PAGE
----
Aguinaldo can well join Mabini in the face of the P10 bill, along with the images of Kawit's Independence Day side by side with Barasoain Church on the back side should give a faithful recounting of the events of 1898 and early 1899. Compared to today's anomalous P10 Bonifacio-and-Mabini design, such a theme of the continuum of the Declaration of Philippine Independence, and the subsequent Proclamation of the First Philippine Congress/Republic, which took place in Barasoain Church, would be much more historically real.

Bonifacio's Devaluation Came with Aguinaldo's Promotion?

It is worth noting that the apparent devaluation of Bonifacio in Philippine currency took place after the "EDSA I Revolution" and the ouster of Marcos. With all Apo Ferdie's human rights violation, and even having an Aguinaldo descendant as his Prime Minister (Cesar Virata), Bonifacio's place in Philippine money was well secure.

Aguinaldo began appearing in Philippine money at the twilight of Marcos' administration.  However, Marcos ensured Bonifacio's promotion closer to Rizal by having the Supremo assume face of the decagonal P2 coin with the 1983 release of the Flora and Fauna coins (apparently under the ABL series).

The point is: does Aguinaldo's promotion need to come at the expense of Bonifacio's demotion? From being the face of the P5 bill and later, the P2 coin, Bonifacio was relegated to splitting the P10 bill/coin with Mabini.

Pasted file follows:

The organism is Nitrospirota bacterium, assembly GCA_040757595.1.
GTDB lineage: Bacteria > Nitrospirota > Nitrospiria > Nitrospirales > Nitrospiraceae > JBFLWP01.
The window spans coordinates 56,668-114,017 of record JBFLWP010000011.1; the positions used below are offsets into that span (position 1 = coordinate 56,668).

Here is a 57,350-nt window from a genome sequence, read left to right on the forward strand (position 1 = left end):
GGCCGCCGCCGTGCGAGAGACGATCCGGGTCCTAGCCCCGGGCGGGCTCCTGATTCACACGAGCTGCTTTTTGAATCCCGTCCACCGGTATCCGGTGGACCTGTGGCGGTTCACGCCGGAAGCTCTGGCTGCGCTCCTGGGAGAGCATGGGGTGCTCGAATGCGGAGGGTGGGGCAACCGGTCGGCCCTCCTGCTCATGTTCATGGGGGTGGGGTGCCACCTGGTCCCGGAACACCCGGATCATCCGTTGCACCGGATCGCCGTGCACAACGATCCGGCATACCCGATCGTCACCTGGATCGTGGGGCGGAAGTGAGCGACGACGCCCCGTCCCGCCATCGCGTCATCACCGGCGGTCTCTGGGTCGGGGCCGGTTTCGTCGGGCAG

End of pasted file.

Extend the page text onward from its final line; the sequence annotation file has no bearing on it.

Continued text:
Aguinaldo and his Kawit theme were already accommodated in the P5 even with the seeming effect of relegating Mabini's position in the pantheon of Filipino heroes and patriots. Why should Bonifacio, a national hero, be effectively relegated by Aguinaldo's historical rehabilitation via Philippine money?

Aguinaldo's Rehabilitation

It should be emphasized that Aguinaldo was never on any Philippine money until the New Design series. Despite the fact that he took over the leadership of the Revolution after having Bonifacio killed, bringing  it to near success against Spanish forces, he was not deemed worthy enough to grace any bill or coin for over 80 years following the Malolos Republic or 20 years after his death (February 1964). His mid-1980s appearance in Philippine money seemed to signal the start of the rehabilitation of his stained name in Philippine history.

At least four reasons explain Aguinaldo's shady or suspect role in Philippine history.

1.    Top of the list is Aguinaldo's execution order on Bonifacio, not infrequently interpreted as murder within a planned coup.

    Bonifacio seems to have been tricked by the Magdiwang chapter of Cavite's KKK into joining the Tejeros Convention where he was elected Interior Secretary and Aguinaldo, the President.The Katipunan leader was sport enough to accept his lesser position but was enraged (or deliberately made enraged?) when Caviteno Daniel Tirona humiliated him by questioning  his qualifications and even suggesting some lawyer was better fit to handle the position he won. A shooting incident was avoided and Bonifacio left. When he and his brother were taking breakfast while on their way back, they were captured and later executed by Aguinaldo's men on May 10, 1897 in a mountain in Maragondon, Cavite.

2.    Just three months since the start of the Phil-Am War, Aguinaldo had another valiant revolutionary killed, Gen. Antonio Luna.